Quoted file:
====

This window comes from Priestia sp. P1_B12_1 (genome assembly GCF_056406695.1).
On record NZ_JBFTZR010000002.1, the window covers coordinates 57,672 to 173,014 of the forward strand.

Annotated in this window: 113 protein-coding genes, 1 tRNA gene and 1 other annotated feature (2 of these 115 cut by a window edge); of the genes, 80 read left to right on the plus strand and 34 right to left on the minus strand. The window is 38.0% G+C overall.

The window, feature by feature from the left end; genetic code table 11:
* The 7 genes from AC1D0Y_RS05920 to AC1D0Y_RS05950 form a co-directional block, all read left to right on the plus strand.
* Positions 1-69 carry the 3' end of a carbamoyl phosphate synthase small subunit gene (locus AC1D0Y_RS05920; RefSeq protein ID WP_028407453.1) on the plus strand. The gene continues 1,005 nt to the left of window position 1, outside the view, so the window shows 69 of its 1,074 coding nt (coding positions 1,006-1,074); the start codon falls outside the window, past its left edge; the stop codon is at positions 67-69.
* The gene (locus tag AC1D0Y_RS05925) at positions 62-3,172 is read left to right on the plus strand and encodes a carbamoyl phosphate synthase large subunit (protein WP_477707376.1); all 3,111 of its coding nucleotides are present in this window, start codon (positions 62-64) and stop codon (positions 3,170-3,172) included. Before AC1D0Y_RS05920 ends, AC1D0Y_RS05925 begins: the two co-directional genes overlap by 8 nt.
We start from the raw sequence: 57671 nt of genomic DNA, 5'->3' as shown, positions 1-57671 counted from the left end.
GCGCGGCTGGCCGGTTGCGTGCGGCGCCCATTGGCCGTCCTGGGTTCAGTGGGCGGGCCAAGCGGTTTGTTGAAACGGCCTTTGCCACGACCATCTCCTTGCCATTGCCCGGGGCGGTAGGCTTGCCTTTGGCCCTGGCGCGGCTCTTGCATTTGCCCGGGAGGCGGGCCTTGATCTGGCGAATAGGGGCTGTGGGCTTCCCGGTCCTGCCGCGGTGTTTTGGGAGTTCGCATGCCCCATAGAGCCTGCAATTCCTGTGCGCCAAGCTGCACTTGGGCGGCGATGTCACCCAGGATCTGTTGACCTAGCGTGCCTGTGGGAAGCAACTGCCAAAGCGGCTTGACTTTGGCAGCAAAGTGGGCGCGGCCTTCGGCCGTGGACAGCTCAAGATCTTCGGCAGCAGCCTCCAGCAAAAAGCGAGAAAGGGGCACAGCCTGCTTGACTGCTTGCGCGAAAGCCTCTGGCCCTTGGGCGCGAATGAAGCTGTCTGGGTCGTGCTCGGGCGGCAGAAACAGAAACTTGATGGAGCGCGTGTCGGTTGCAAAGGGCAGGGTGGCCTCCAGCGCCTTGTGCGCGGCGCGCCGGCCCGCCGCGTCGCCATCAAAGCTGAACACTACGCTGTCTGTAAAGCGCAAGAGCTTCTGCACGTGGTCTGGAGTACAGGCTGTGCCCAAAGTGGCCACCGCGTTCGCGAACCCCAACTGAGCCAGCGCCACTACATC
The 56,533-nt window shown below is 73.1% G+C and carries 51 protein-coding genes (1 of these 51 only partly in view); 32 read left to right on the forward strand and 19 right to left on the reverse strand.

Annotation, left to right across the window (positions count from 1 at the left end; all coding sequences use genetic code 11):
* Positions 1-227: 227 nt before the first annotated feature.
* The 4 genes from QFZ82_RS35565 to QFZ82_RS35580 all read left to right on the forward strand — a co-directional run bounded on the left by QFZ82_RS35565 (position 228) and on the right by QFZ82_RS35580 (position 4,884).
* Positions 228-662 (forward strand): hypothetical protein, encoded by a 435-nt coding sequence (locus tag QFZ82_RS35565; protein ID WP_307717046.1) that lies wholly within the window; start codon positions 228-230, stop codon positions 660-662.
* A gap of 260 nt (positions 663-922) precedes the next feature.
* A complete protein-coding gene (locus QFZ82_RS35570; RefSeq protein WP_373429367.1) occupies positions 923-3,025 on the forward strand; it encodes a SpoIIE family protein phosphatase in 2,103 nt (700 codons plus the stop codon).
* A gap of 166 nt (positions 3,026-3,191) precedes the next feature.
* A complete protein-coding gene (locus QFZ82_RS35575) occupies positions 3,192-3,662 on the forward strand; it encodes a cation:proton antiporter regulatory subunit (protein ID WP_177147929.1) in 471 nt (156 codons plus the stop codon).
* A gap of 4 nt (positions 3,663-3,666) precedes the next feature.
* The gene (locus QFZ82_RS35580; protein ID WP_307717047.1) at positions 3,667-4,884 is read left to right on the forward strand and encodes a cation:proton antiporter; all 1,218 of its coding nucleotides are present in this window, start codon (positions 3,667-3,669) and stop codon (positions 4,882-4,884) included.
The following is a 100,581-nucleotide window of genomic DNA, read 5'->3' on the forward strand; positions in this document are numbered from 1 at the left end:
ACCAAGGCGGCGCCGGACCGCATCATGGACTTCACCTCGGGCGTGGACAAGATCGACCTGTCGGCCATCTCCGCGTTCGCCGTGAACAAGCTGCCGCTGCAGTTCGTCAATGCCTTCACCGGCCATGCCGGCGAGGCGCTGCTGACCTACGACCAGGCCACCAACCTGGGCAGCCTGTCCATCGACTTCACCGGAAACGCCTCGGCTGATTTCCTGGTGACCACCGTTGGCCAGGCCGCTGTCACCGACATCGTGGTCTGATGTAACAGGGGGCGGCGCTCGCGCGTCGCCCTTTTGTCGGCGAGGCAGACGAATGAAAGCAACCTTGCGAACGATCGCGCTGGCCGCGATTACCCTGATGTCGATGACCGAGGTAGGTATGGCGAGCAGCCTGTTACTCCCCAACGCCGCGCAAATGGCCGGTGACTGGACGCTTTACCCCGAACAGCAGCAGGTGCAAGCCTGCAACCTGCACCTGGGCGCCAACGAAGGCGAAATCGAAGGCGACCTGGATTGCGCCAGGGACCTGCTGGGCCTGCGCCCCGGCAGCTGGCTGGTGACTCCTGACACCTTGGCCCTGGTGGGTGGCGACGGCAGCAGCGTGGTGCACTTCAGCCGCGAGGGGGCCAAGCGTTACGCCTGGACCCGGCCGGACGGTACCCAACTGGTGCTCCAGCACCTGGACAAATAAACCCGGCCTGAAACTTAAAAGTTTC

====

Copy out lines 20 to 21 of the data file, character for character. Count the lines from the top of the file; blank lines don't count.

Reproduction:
* The gene (locus QFZ82_RS35580; protein ID WP_307717047.1) at positions 3,667-4,884 is read left to right on the forward strand and encodes a cation:proton antiporter; all 1,218 of its coding nucleotides are present in this window, start codon (positions 3,667-3,669) and stop codon (positions 4,882-4,884) included.
The following is a 100,581-nucleotide window of genomic DNA, read 5'->3' on the forward strand; positions in this document are numbered from 1 at the left end: